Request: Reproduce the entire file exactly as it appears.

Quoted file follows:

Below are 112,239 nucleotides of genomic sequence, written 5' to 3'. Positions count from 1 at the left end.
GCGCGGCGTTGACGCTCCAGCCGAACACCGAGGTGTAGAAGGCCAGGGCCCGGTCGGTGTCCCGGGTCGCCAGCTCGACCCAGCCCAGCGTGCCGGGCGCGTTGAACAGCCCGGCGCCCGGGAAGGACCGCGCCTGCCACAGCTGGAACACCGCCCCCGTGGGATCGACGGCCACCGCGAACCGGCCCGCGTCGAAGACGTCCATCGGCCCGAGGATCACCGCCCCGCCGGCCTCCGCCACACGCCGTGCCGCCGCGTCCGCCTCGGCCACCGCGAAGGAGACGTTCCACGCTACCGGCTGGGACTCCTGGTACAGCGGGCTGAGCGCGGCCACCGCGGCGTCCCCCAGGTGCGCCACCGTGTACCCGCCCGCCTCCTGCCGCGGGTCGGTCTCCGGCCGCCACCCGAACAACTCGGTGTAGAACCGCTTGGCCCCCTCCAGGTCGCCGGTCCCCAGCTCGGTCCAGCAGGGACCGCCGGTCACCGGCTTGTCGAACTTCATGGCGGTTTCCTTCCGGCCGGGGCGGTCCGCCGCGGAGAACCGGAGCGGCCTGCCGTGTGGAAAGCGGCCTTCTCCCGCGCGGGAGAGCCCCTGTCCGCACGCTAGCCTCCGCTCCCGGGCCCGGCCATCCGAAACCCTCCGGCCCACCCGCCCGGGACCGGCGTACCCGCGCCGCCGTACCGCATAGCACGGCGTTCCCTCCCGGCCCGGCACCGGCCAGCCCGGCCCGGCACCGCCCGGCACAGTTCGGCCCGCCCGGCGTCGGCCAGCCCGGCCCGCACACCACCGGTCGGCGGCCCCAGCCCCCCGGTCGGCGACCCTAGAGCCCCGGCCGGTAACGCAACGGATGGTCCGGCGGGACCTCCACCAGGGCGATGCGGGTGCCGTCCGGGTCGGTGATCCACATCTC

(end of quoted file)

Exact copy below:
Below are 112,239 nucleotides of genomic sequence, written 5' to 3'. Positions count from 1 at the left end.
GCGCGGCGTTGACGCTCCAGCCGAACACCGAGGTGTAGAAGGCCAGGGCCCGGTCGGTGTCCCGGGTCGCCAGCTCGACCCAGCCCAGCGTGCCGGGCGCGTTGAACAGCCCGGCGCCCGGGAAGGACCGCGCCTGCCACAGCTGGAACACCGCCCCCGTGGGATCGACGGCCACCGCGAACCGGCCCGCGTCGAAGACGTCCATCGGCCCGAGGATCACCGCCCCGCCGGCCTCCGCCACACGCCGTGCCGCCGCGTCCGCCTCGGCCACCGCGAAGGAGACGTTCCACGCTACCGGCTGGGACTCCTGGTACAGCGGGCTGAGCGCGGCCACCGCGGCGTCCCCCAGGTGCGCCACCGTGTACCCGCCCGCCTCCTGCCGCGGGTCGGTCTCCGGCCGCCACCCGAACAACTCGGTGTAGAACCGCTTGGCCCCCTCCAGGTCGCCGGTCCCCAGCTCGGTCCAGCAGGGACCGCCGGTCACCGGCTTGTCGAACTTCATGGCGGTTTCCTTCCGGCCGGGGCGGTCCGCCGCGGAGAACCGGAGCGGCCTGCCGTGTGGAAAGCGGCCTTCTCCCGCGCGGGAGAGCCCCTGTCCGCACGCTAGCCTCCGCTCCCGGGCCCGGCCATCCGAAACCCTCCGGCCCACCCGCCCGGGACCGGCGTACCCGCGCCGCCGTACCGCATAGCACGGCGTTCCCTCCCGGCCCGGCACCGGCCAGCCCGGCCCGGCACCGCCCGGCACAGTTCGGCCCGCCCGGCGTCGGCCAGCCCGGCCCGCACACCACCGGTCGGCGGCCCCAGCCCCCCGGTCGGCGACCCTAGAGCCCCGGCCGGTAACGCAACGGATGGTCCGGCGGGACCTCCACCAGGGCGATGCGGGTGCCGTCCGGGTCGGTGATCCACATCTC